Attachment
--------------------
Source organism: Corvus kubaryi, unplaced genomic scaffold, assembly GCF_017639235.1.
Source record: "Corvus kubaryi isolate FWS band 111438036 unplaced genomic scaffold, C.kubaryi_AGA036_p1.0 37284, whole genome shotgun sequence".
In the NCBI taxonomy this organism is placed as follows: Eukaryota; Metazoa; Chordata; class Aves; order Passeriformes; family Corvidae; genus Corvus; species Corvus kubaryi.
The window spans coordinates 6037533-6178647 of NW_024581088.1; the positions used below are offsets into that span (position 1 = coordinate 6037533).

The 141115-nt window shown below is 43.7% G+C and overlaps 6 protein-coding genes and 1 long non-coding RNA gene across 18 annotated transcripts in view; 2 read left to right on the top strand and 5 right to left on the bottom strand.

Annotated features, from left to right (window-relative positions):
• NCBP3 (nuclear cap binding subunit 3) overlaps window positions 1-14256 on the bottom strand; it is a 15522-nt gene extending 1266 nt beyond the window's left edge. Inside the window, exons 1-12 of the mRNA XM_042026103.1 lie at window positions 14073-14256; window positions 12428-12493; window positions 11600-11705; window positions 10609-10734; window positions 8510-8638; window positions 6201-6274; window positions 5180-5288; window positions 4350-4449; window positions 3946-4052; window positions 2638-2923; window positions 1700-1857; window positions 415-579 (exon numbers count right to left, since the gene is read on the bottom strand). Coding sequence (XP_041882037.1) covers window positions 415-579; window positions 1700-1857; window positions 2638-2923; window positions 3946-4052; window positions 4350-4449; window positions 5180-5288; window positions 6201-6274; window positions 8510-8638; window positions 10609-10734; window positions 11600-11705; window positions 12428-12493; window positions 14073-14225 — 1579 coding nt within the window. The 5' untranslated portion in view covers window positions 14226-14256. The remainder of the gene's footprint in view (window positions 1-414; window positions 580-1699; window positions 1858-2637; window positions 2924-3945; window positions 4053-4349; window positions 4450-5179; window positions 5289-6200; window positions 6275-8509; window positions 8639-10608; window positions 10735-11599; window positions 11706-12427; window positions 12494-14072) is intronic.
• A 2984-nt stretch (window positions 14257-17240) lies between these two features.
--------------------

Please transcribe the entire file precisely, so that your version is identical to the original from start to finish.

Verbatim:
Source organism: Corvus kubaryi, unplaced genomic scaffold, assembly GCF_017639235.1.
Source record: "Corvus kubaryi isolate FWS band 111438036 unplaced genomic scaffold, C.kubaryi_AGA036_p1.0 37284, whole genome shotgun sequence".
In the NCBI taxonomy this organism is placed as follows: Eukaryota; Metazoa; Chordata; class Aves; order Passeriformes; family Corvidae; genus Corvus; species Corvus kubaryi.
The window spans coordinates 6037533-6178647 of NW_024581088.1; the positions used below are offsets into that span (position 1 = coordinate 6037533).

The 141115-nt window shown below is 43.7% G+C and overlaps 6 protein-coding genes and 1 long non-coding RNA gene across 18 annotated transcripts in view; 2 read left to right on the top strand and 5 right to left on the bottom strand.

Annotated features, from left to right (window-relative positions):
• NCBP3 (nuclear cap binding subunit 3) overlaps window positions 1-14256 on the bottom strand; it is a 15522-nt gene extending 1266 nt beyond the window's left edge. Inside the window, exons 1-12 of the mRNA XM_042026103.1 lie at window positions 14073-14256; window positions 12428-12493; window positions 11600-11705; window positions 10609-10734; window positions 8510-8638; window positions 6201-6274; window positions 5180-5288; window positions 4350-4449; window positions 3946-4052; window positions 2638-2923; window positions 1700-1857; window positions 415-579 (exon numbers count right to left, since the gene is read on the bottom strand). Coding sequence (XP_041882037.1) covers window positions 415-579; window positions 1700-1857; window positions 2638-2923; window positions 3946-4052; window positions 4350-4449; window positions 5180-5288; window positions 6201-6274; window positions 8510-8638; window positions 10609-10734; window positions 11600-11705; window positions 12428-12493; window positions 14073-14225 — 1579 coding nt within the window. The 5' untranslated portion in view covers window positions 14226-14256. The remainder of the gene's footprint in view (window positions 1-414; window positions 580-1699; window positions 1858-2637; window positions 2924-3945; window positions 4053-4349; window positions 4450-5179; window positions 5289-6200; window positions 6275-8509; window positions 8639-10608; window positions 10735-11599; window positions 11706-12427; window positions 12494-14072) is intronic.
• A 2984-nt stretch (window positions 14257-17240) lies between these two features.